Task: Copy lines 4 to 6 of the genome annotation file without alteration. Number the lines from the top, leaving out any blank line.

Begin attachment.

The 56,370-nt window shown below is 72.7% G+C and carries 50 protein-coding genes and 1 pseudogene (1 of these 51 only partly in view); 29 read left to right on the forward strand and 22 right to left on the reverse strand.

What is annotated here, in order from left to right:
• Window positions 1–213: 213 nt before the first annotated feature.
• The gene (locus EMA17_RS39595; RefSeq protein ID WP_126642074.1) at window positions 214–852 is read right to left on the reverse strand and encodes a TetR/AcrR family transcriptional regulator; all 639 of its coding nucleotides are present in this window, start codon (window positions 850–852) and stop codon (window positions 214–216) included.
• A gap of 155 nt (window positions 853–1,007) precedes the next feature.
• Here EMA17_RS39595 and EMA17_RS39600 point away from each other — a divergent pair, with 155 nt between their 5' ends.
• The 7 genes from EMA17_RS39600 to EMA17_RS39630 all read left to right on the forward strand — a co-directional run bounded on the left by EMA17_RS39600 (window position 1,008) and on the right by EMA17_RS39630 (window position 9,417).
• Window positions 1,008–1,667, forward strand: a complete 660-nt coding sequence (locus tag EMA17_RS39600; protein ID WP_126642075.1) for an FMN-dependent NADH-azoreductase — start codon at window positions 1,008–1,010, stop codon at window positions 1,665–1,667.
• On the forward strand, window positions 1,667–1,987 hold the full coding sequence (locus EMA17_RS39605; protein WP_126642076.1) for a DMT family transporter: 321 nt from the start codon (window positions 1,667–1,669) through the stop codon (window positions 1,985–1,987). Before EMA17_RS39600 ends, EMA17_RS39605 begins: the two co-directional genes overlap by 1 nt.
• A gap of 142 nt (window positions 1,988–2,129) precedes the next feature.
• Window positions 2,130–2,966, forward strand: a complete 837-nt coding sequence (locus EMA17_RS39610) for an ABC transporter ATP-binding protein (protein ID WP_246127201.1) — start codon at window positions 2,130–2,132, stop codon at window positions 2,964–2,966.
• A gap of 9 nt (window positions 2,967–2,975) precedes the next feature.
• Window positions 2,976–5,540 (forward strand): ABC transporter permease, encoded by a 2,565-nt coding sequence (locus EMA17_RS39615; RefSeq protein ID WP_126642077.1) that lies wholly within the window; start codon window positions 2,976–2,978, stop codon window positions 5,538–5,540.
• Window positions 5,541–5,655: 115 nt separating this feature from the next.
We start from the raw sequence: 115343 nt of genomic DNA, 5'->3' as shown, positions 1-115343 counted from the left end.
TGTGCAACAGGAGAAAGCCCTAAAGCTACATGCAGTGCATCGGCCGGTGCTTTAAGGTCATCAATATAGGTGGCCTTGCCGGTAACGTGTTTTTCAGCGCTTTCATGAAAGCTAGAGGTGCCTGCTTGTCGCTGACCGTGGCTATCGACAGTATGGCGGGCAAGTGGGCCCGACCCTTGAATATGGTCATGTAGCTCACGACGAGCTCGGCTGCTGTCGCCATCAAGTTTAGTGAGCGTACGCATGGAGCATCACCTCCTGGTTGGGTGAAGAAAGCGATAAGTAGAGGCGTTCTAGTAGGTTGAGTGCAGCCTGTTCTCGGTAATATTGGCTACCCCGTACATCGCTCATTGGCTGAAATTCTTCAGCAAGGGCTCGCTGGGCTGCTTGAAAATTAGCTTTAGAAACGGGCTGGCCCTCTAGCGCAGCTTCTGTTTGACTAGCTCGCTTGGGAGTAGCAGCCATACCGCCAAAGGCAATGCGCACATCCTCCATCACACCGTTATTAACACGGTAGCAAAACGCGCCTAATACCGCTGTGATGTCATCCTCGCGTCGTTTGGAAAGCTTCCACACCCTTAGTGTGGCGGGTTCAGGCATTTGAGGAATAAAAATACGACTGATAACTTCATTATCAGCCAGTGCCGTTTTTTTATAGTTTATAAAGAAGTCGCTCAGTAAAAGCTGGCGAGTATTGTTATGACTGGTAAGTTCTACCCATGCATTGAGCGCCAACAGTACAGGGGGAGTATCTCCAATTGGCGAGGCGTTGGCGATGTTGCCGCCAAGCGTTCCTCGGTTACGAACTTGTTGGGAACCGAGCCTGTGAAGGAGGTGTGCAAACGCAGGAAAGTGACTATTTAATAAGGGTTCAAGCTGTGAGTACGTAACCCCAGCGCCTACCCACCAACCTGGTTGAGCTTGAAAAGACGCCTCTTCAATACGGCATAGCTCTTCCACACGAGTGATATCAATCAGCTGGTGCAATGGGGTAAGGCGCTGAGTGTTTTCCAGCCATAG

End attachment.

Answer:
• The gene (locus EMA17_RS39595; RefSeq protein ID WP_126642074.1) at window positions 214–852 is read right to left on the reverse strand and encodes a TetR/AcrR family transcriptional regulator; all 639 of its coding nucleotides are present in this window, start codon (window positions 850–852) and stop codon (window positions 214–216) included.
• A gap of 155 nt (window positions 853–1,007) precedes the next feature.
• Here EMA17_RS39595 and EMA17_RS39600 point away from each other — a divergent pair, with 155 nt between their 5' ends.